In a historic event for the world, the United Nations (UN) has announced that fifty countries have ratified the international treaty that bans the use, manufacturing, sale, and maintenance of nuclear weapons.
The 50th country was Honduras, which had joined the historic Treaty on the Prohibition of Nuclear Weapons (TPNW). Other countries that have ratified the treaty include Thailand, Mexico, South Africa, Nigeria, Austria and New Zealand. And it was done on the 75th birthday of the United Nations, making it even more meaningful considering that the UN was created after World War II to be an international governing body precisely to stop wars and promote peace.
While the move has been commended and hailed by anti-nuclear activists, countries like the United States and Russia are opposed to the treaty considering they are major nuclear power players. Other nuclear-armed countries that have not signed the treaty as well include France, Britain, and China.
António Guterres, The UN Secretary-General, hailed the 50 states that have joined the treaty, calling it “a meaningful commitment towards the total elimination of nuclear weapons.” Meanwhile, he also called the International Campaign to Abolish Nuclear Weapons (ICAN) a “historic” event.
The TPNW will enter into force on January 22, 2021 for an “unlimited duration,” banning all stages and uses of nuclear weapons within any state or nation that has ratified the treaty. It also has structures in place that allow ratified nations to ‘hold each other accountable’ in case of a breach in the treaty.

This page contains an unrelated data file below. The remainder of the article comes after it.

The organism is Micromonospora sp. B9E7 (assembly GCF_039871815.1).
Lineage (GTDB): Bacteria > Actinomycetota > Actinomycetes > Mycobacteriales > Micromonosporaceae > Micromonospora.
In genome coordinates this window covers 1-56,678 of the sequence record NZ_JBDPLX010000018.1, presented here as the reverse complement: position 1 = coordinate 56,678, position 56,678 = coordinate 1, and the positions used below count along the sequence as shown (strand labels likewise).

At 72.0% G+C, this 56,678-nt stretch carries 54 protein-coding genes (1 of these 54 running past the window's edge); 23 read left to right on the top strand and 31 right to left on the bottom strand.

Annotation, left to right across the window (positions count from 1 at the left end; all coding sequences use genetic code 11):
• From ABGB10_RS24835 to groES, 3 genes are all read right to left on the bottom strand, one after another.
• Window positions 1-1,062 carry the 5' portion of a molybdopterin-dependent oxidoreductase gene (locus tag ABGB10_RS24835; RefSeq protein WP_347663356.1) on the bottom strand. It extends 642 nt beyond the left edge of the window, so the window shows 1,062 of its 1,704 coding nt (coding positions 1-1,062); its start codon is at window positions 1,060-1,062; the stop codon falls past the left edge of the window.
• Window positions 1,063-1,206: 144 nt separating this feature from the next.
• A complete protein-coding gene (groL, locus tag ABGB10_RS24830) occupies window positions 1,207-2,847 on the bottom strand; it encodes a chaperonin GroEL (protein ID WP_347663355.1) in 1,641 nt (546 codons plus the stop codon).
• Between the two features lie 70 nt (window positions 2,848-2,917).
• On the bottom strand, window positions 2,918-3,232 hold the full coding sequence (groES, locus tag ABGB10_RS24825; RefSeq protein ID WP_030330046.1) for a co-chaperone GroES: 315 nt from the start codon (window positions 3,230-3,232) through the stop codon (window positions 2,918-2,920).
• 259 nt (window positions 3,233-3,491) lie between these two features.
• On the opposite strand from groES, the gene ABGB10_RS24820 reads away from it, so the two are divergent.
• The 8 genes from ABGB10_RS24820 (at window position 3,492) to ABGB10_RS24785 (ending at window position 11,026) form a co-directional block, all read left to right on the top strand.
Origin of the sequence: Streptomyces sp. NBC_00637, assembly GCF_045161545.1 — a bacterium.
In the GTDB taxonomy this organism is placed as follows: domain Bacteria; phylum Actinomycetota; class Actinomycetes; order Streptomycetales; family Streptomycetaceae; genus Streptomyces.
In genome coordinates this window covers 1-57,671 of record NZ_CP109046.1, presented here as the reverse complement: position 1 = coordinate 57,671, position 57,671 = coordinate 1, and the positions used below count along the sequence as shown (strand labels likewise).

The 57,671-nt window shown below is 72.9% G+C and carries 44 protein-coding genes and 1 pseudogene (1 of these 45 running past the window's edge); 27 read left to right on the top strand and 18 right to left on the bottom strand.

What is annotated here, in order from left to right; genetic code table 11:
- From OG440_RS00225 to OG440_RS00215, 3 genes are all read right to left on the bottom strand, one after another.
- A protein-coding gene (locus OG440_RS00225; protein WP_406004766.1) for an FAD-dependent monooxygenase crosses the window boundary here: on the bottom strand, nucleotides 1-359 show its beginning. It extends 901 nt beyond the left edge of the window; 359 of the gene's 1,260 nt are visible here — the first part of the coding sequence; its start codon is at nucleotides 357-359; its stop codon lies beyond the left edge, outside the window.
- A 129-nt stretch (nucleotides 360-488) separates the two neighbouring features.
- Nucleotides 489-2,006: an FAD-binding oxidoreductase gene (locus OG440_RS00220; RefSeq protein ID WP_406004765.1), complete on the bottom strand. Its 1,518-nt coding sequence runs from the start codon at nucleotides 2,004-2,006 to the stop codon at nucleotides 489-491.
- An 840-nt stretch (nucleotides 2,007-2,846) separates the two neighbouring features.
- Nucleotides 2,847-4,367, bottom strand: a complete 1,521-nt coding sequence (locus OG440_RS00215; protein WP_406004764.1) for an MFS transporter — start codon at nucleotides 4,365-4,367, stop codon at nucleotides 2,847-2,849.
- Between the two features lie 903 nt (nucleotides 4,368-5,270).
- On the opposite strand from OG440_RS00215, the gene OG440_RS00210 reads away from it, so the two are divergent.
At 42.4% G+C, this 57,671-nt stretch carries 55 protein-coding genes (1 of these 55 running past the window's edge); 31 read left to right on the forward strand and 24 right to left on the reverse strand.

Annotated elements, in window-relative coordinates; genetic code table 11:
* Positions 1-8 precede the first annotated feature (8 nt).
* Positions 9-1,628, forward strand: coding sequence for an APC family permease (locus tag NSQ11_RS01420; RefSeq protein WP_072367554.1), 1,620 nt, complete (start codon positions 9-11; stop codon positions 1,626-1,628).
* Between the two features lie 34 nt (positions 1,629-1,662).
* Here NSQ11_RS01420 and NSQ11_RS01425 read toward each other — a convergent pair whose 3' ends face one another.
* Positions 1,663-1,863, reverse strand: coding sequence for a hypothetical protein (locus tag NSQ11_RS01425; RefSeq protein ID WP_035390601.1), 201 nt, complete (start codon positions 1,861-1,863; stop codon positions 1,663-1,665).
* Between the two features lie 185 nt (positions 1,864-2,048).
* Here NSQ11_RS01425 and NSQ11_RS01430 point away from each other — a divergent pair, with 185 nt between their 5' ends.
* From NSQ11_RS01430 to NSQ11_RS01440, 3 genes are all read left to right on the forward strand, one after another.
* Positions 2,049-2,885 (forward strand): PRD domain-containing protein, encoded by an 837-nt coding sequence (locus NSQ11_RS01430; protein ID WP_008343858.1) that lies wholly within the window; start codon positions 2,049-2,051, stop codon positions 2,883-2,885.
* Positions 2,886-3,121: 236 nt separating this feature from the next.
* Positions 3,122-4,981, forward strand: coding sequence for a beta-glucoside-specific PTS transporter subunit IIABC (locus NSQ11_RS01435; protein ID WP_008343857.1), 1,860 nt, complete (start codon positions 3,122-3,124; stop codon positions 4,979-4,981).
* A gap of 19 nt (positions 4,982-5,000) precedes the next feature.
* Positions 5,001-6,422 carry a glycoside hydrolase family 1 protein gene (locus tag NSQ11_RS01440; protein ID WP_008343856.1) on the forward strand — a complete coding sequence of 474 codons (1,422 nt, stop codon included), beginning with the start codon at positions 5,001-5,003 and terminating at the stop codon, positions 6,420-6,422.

UN Chief Guterres explained that the treaty is a worldwide movement “to draw attention to the catastrophic humanitarian consequences of any use of nuclear weapons.” He also shared that it “is a tribute to the survivors of nuclear explosions and tests, many of whom advocated for this treaty.”
Spokesperson for Mr. Guterres, Stephane Dujarric, also said that the treaty “represents a meaningful commitment towards the total elimination of nuclear weapons, which remains the highest disarmament priority of the United Nations.”
For the nations that have yet to sign the treaty, the fact that it has entered international law is proof that those 50 nations are dedicated to abolishing the use and manufacturing of nuclear weapons.
88-year old Setsuko Thurlow, who happens to be one of the very last survivors of the Hiroshima bombing back in 1945, has been campaigning for the ratification of this treaty for years. She is also the founder of International Campaign to Abolish Nuclear Weapons (ICAN), which happens to be the winner of the 2017 Nobel Peace Prize for its anti-nuclear weapon and peace-keeping efforts.
The executive director of ICAN, Beatrice Fihn, explains, “This moment has been 75 years coming since the horrific attacks on Hiroshima and Nagasaki and the founding of the UN which made nuclear disarmament a cornerstone.”
“The 50 countries that ratify this Treaty are showing true leadership in setting a new international norm that nuclear weapons are not just immoral but illegal,” she added.
Fihn also iterated, “The United Nations was formed to promote peace with a goal of the abolition of nuclear weapons. This treaty is the UN at its best – working closely with civil society to bring democracy to disarmament.”
Upon hearing that the treaty had been signed by the 50th state, Thurlow – who was just 13-years old when the atomic bomb landed on her city – she released a statement saying, “When I learned that we reached our 50th ratification, I was not able to stand.”
She added, “I remained in my chair and put my head in my hands and I cried tears of joy. I have committed my life to the abolition of nuclear weapons. I have nothing but gratitude for all who have worked for the success of our treaty.”
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